[First of two parts.]
Throughout the fluctuating trends, mixed indicators and false starts of this agonizingly slow—and often euphemistically termed “jobless”—economic recovery, one reality remains clear: layoffs are not going away. If they’re down one month, they seem to roar back in full force the next.
That’s why over the last couple of years, some of the ways of thinking about the workplace that once seemed like a luxury are now a necessity. For instance, it used to be considered daring to seriously consider a career change, but in the wake of mass layoffs in industries across the board, millions of people suddenly have that opportunity.
And indeed, it still is an opportunity. Though no one wants to go through a layoff, a slew of books and articles are examining the potential of “life after layoff”—and career transition is one of the challenges reported again and again to produce the most fulfilling rewards.
Perhaps this is because so many career-minded individuals are not entirely sure they’re in the right field to begin with. Others have ambitions in more than one career.
Whatever the case, because there are so many reasons not to question one’s career when it seems to be developing smoothly—to do so could mean starting over on the pay scale, for instance, and a loss of seniority—more and more workers must first be put at an employment crossroads to fully consider their other options.
That’s how the layoff has become a moment of truth for many workers.
But where to start? First, there’s the matter of determining your new career. And before that can happen, most job experts say it’s important to come to terms with the layoff itself, as Philosophy.com says:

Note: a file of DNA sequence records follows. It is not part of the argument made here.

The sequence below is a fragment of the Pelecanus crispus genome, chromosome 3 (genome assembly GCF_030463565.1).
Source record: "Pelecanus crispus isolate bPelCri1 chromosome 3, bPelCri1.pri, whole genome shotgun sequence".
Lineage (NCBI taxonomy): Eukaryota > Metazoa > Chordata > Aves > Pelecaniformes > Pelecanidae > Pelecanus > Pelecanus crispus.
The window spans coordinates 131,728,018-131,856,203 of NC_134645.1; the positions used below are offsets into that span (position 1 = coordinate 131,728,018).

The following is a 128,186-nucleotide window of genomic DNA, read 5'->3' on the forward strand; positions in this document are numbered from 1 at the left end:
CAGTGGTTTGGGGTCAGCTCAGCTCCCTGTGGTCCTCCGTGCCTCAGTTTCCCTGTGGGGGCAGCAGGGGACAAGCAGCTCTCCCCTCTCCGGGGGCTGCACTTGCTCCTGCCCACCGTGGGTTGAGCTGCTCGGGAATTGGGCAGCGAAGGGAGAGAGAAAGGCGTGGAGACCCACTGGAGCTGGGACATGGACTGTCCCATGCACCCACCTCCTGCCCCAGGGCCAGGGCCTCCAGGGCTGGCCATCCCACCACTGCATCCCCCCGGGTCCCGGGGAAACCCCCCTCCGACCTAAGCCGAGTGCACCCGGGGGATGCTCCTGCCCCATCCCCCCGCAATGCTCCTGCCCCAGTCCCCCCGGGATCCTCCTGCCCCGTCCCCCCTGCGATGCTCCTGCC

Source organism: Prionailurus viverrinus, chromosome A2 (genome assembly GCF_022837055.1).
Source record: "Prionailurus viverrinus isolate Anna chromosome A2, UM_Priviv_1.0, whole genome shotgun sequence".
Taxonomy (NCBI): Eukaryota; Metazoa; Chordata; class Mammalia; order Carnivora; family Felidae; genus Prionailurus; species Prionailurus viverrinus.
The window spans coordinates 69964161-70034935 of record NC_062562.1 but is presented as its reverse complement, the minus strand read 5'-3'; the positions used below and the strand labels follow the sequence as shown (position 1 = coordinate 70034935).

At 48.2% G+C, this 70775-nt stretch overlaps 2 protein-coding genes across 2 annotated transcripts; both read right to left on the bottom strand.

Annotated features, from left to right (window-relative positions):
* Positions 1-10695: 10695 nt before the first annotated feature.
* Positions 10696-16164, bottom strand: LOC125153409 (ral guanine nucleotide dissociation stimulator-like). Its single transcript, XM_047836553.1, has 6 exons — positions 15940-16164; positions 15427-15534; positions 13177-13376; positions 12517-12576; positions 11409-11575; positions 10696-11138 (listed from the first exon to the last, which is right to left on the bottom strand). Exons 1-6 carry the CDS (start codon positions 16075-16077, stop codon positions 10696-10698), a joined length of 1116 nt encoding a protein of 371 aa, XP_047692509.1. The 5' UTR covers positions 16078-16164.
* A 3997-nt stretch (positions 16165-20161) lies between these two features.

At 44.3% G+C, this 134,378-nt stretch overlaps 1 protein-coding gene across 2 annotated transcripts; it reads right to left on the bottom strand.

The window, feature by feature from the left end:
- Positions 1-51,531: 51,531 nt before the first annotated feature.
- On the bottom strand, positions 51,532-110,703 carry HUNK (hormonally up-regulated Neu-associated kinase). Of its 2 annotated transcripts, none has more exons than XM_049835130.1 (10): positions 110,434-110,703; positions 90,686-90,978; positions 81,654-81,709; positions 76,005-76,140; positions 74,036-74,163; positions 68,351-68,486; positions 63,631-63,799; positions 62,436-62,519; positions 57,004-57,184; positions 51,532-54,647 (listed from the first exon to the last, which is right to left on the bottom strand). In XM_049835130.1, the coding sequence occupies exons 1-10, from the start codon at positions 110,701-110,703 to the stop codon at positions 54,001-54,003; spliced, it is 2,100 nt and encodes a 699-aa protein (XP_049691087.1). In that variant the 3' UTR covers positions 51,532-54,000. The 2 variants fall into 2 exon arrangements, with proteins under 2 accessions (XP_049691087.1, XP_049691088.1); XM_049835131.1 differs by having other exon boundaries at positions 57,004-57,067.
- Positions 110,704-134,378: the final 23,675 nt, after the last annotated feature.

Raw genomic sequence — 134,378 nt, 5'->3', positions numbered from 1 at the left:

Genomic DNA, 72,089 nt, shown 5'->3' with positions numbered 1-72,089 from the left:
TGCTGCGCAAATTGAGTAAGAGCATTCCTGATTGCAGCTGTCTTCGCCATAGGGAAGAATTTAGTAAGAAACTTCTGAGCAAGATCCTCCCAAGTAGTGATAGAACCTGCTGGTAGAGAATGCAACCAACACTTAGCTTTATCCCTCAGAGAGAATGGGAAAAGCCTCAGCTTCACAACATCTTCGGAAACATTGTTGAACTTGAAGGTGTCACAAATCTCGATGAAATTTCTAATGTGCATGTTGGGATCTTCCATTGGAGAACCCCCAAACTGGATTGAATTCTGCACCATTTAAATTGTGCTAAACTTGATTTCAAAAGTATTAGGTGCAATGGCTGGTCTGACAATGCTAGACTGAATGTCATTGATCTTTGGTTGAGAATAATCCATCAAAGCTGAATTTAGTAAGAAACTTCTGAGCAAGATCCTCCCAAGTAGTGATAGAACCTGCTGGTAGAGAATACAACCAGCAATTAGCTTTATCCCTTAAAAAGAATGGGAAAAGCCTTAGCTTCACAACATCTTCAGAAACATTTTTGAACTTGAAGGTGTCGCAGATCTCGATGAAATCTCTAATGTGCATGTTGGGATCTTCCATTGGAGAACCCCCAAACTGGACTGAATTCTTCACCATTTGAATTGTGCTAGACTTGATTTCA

Take time to think. While many people might want to rush right back into the work force—and some have to because of financial emergencies—job counselors recommend that people take a brief period to realize that their firing is not the end of the world. “Privately, you need to be able to acknowledge the range of feelings,” says Barbara Frankel, a career counselor with the Strickland Group, in New York. “You may be excited at the new opportunities you have ahead, you may be relieved. On the other side, you may be angry, you may be shocked, depressed, scared, or feel a sense of guilt.
Keeping your own momentum and morale up after a layoff can be tough, which is why this list of suggestions from Lisa Bowie is useful for staying out of what she calls the career transition “pit of despair.” Her top tips: Get up and dressed every morning like you were still going to your job, exercise regularly, establish weekly goals and then complete them, and then, of course, figure out what you would like to do next.
Then comes the crucial step: figuring out what you really want to do with the rest of your life. For some, this will be easy, as there may have always been a career path waiting to be taken, a secret (or not so secret) dream unfulfilled. For others, it will mean starting from scratch.
If you’re one of those, many job experts recommend starting with a good old-fashioned list:
When planning a new career it is a good idea to write down what you want. Similar to a business plan a strong career plan can help create exactly what you want. It is something you can go back to, update and rearrange as necessary. Sit down with a pad of paper and begin to take notes. Start brainstorming about what you think you might want to do. Make a list of your skills and then circle those that are the most interesting to you.
Got it? Congratulations, you’ve just taken the first important step in a post-layoff career transition: you know what job you want. But how to get it? That’s what we’ll look at in part two.